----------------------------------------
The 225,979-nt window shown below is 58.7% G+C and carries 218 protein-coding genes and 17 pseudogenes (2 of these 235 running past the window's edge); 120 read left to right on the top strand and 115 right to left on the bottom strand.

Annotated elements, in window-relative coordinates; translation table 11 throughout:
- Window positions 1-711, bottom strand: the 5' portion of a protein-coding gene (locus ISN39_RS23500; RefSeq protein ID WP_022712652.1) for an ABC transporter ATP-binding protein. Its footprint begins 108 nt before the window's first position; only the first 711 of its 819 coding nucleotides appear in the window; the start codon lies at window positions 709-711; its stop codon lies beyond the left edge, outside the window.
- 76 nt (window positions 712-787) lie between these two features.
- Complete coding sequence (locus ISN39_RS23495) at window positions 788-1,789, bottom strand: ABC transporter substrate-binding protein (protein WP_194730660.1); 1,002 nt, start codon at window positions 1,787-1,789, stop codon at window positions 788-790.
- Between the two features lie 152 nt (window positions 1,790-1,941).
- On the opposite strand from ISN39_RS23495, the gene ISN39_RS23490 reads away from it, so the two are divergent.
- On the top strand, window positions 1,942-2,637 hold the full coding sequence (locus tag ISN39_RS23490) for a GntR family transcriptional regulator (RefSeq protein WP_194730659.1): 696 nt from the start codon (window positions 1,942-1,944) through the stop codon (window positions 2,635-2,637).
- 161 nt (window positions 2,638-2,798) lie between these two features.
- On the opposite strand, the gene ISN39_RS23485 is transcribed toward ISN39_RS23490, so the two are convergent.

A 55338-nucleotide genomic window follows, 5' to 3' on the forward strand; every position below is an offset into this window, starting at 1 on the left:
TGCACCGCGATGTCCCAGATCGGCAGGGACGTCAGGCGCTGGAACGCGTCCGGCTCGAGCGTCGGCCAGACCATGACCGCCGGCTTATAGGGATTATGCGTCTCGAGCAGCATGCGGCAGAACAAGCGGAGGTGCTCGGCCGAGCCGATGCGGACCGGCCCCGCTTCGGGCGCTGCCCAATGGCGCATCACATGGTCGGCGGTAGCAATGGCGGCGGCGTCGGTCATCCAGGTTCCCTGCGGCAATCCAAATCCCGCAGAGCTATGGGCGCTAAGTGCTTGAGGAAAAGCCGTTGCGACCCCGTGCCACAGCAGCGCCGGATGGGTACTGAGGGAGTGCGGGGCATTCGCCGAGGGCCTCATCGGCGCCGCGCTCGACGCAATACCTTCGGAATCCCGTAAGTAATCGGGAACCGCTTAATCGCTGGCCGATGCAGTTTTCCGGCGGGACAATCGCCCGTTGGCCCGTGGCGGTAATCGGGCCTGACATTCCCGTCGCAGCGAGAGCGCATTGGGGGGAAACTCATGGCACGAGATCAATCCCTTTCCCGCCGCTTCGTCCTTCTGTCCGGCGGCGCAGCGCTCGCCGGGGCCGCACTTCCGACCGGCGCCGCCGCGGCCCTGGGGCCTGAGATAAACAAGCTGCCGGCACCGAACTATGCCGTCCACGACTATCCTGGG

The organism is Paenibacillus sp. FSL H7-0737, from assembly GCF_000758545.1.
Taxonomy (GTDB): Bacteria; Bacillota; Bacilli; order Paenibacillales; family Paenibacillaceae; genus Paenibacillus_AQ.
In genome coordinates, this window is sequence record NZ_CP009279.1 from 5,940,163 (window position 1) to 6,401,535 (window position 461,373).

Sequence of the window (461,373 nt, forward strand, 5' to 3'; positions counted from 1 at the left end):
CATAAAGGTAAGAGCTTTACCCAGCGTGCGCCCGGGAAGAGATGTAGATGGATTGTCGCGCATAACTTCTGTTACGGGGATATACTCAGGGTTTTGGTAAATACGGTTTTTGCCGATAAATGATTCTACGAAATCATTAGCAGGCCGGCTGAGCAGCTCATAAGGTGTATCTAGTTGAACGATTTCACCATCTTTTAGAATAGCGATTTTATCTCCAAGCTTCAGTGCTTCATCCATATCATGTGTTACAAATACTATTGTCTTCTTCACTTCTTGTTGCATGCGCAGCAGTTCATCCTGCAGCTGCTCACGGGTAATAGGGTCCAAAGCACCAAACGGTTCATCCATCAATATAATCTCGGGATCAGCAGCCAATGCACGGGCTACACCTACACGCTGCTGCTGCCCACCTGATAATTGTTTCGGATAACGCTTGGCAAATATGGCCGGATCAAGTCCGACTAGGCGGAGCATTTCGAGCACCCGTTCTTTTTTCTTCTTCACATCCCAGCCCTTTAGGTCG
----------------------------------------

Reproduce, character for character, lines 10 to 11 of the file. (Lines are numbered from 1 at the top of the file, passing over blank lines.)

- On the opposite strand, the gene ISN39_RS23485 is transcribed toward ISN39_RS23490, so the two are convergent.

A 55338-nucleotide genomic window follows, 5' to 3' on the forward strand; every position below is an offset into this window, starting at 1 on the left: